Zoning hearing on proposed homeless shelter is continued
A zoning hearing for a proposed homeless shelter in Nesquehoning was continued following a brief meeting Tuesday evening.
Attorney Kim Roberti, representing Family Promise of Carbon County, in front of a standing-room-only crowd, requested the hearing be continued so the organization can file an amendment to the application, which called for a special exception use and variance for the property at 140 W. Mill St. The property, the former St. Francis of Assisi church and rectory, is being purchased by Family Promise to use as the new location for the shelter it has operated for a decade, and expand services to homeless women.
Roberti said the continuance request would amend the application to just a special use exception, but what was advertised was for a use variance.
After some discussion by the board and board attorney Michael Greek, the parties agreed to continue the meeting until 6 p.m. on Dec. 17 at the borough hall, 114 W. Catawissa St.
At that time, residents and parties both for and against the project can testify before the board.
Last week, a handful of residents approached Nesquehoning Borough Council over the proposed shelter, raising their concerns about the clientele who would be served, the impact on the surrounding neighbors and the future of the borough with the shelter.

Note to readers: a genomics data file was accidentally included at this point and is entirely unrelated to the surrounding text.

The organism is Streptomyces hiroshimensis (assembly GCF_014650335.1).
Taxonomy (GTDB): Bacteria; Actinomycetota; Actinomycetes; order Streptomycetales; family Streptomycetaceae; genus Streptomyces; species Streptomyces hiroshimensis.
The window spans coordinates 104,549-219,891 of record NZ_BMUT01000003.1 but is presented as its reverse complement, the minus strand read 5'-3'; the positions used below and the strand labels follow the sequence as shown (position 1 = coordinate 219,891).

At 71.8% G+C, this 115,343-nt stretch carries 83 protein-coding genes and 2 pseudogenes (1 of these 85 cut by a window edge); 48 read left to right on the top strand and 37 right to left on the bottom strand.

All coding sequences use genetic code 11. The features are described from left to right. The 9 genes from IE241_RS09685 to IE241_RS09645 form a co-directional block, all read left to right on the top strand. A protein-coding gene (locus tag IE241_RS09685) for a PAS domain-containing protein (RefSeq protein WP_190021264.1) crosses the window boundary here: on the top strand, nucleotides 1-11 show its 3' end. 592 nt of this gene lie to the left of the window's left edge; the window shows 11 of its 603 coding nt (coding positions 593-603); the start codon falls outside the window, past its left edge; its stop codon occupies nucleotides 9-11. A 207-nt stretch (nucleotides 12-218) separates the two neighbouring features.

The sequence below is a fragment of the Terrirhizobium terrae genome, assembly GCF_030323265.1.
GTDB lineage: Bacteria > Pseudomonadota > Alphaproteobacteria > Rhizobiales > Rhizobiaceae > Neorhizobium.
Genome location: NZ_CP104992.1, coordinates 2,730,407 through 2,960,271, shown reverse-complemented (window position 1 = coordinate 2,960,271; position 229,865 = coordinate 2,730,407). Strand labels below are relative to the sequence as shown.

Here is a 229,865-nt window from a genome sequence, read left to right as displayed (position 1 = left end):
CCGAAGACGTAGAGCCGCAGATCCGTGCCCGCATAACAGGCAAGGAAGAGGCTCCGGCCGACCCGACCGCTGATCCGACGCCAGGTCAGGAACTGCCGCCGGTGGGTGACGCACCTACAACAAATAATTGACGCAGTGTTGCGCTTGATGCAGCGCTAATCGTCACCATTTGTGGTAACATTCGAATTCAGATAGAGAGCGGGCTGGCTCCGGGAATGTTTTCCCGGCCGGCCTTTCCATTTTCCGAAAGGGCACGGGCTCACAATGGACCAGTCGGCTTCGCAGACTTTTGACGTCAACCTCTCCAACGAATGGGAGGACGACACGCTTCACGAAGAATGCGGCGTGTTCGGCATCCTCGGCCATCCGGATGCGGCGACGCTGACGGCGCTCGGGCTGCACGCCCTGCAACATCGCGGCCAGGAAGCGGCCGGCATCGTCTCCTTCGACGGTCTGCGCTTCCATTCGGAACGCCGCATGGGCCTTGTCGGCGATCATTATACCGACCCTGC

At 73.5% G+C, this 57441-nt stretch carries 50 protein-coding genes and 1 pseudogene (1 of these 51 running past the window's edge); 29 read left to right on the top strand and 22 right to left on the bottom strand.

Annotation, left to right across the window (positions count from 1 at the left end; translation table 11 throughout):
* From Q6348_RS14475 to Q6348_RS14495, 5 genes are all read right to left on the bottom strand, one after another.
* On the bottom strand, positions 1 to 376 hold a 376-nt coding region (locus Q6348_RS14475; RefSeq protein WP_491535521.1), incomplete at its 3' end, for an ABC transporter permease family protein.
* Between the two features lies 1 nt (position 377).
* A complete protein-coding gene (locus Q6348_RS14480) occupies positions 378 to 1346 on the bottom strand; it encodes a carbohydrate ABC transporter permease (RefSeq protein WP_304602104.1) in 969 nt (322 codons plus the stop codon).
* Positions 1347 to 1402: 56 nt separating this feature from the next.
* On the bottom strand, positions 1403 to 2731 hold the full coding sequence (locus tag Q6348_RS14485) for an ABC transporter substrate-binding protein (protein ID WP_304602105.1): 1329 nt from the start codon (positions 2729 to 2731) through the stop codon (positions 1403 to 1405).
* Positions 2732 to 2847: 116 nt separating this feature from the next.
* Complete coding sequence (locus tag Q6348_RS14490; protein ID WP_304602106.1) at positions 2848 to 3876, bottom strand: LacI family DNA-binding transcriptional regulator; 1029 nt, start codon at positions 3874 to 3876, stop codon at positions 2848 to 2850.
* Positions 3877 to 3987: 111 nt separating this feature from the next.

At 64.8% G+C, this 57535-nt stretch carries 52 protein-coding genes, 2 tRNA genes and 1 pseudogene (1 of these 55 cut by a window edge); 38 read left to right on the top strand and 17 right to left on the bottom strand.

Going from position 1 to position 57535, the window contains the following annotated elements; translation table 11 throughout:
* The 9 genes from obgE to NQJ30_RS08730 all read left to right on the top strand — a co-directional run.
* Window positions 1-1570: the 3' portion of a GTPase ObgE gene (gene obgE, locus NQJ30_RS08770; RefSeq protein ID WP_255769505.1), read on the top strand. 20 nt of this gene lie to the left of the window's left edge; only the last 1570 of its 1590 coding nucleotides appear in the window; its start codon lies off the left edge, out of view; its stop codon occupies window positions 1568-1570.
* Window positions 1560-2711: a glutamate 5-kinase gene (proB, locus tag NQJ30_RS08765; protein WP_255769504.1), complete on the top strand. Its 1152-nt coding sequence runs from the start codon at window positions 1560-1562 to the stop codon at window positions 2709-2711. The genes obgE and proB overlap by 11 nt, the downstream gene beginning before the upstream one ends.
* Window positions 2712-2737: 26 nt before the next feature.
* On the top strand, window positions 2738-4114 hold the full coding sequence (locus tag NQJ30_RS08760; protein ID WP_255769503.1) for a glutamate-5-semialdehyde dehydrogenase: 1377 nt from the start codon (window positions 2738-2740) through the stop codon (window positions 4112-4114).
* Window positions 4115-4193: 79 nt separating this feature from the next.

The plans for Family Promise of Carbon County moving into the former church were made public last month when the Carbon County Commissioners held a hearing regarding shifting $50,000 from the 2018 Community Development Block Grant project fund for Banks Township to Family Promise for help in the purchase of the former St. Francis of Assisi Church and rectory, located at 140 W. Mill St. in Nesquehoning. The cost for the property is $80,000.
Tina Dowd, founding board member and current co-board chair of Family Promise, said last month that the mission of the organization is to help families, and soon single women, who have found themselves homeless.
According to the organization’s website, “Family Promise of Carbon County is a public charity whose mission is to provide temporary shelter, meals and fellowship in order to meet the basic needs of families without permanent housing in Carbon County and the surrounding communities.
“Families are educated, encouraged and empowered to become self-sufficient by support from the faith community and other local community resources. … Support organizations (churches, community groups, scouts, etc.) provide additional volunteers and financial donations to the mission.”
In other zoning matters, the application for Anna Nortesano, who was requesting a special use exception and variance to use a residence at 459 E. Railroad St. as a bed-and-breakfast was withdrawn by the applicant. In a letter from the applicant, she cites distance to Jim Thorpe as the reason for not moving forward with the project.